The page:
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Lava flows still active, burning forests north of Puu Oo


The northeast spatter cone in Kilauea Volcano’s Puu Oo vent continues to feed the Kahaualea 2 lava flow, which is burning through forests to the north, the Hawaiian Volcano Observatory reports.

On Monday, observatory geologists found active breakouts in the northern half of the flow, with a narrow finger extending northeast into the forest. 

The Kahaualea 2 flow was also burning forest at other contact points along its northern edge, the scientists said Wednesday.

Meanwhile, the so-called Peace Day flow was weakly active above the pali. Geologists on Monday mapped a small breakout consisting of two lobes from the Peace Day tube about 1.9 miles southeast of Puu Oo that had minor pahoehoe activity.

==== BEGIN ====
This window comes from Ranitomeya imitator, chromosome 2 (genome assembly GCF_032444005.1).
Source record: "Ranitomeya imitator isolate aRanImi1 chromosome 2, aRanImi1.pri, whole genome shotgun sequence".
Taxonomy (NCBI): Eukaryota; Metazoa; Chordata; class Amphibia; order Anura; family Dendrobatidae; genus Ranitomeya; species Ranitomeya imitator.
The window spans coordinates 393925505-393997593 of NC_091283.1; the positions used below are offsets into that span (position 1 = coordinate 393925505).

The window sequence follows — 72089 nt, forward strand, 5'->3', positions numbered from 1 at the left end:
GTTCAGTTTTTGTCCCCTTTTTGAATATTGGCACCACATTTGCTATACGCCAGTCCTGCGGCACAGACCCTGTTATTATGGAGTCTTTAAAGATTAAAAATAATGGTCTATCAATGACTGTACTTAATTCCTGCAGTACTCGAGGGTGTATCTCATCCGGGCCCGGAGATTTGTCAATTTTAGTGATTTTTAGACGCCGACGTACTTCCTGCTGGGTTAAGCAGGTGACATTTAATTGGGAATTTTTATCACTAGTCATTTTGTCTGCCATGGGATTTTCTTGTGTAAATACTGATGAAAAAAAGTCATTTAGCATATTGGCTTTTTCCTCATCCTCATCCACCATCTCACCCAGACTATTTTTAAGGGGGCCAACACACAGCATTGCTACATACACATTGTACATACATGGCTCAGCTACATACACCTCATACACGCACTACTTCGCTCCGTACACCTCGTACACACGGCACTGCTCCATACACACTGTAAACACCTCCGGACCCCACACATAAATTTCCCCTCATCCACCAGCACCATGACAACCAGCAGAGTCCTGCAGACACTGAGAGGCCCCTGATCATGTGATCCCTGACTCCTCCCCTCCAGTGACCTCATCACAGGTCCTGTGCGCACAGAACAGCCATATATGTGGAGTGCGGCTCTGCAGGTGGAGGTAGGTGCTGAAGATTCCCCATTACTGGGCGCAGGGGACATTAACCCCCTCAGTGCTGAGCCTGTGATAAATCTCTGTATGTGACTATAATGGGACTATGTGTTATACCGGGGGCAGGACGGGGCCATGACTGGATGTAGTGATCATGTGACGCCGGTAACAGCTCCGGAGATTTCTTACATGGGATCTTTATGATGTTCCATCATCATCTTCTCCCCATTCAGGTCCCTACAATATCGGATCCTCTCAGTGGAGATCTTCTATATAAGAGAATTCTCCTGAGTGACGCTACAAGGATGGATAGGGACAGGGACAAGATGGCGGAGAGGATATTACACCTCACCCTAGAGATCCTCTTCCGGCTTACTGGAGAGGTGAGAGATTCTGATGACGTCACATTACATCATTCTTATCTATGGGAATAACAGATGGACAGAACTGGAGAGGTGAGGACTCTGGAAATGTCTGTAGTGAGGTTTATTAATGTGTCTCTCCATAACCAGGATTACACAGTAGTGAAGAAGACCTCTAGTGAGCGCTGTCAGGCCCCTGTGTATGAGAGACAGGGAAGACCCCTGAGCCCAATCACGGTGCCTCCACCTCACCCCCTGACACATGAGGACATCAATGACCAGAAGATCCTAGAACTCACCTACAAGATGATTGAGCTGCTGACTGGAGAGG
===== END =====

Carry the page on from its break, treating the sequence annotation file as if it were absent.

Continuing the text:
The eruption in Kilauea’s middle east rift zone started with a fissure eruption on Jan. 3, 1983, and has continued with few interruptions at Puu Oo, or temporarily from vents within a few kilometers to the east or west.

A fissure eruption on the upper east flank of Puu Oo on Sept. 21, 2011, drained the lava lakes and fed the Peace Day flow, which advanced southeast through the abandoned Royal Gardens subdivision to the ocean inside Hawaii Volcanoes National Park.

Since late December 2011, the flows have remained intermittently active on the pali and the coastal plain and finally re-entered the ocean on Nov. 24.

The Kahaualea flow, which started from the spatter cone/lava lake at the northeast edge of the Puu Oo crater floor in mid-January, was dead by late April, But a new flow, Kahaualea 2, became active in the same area in early May.

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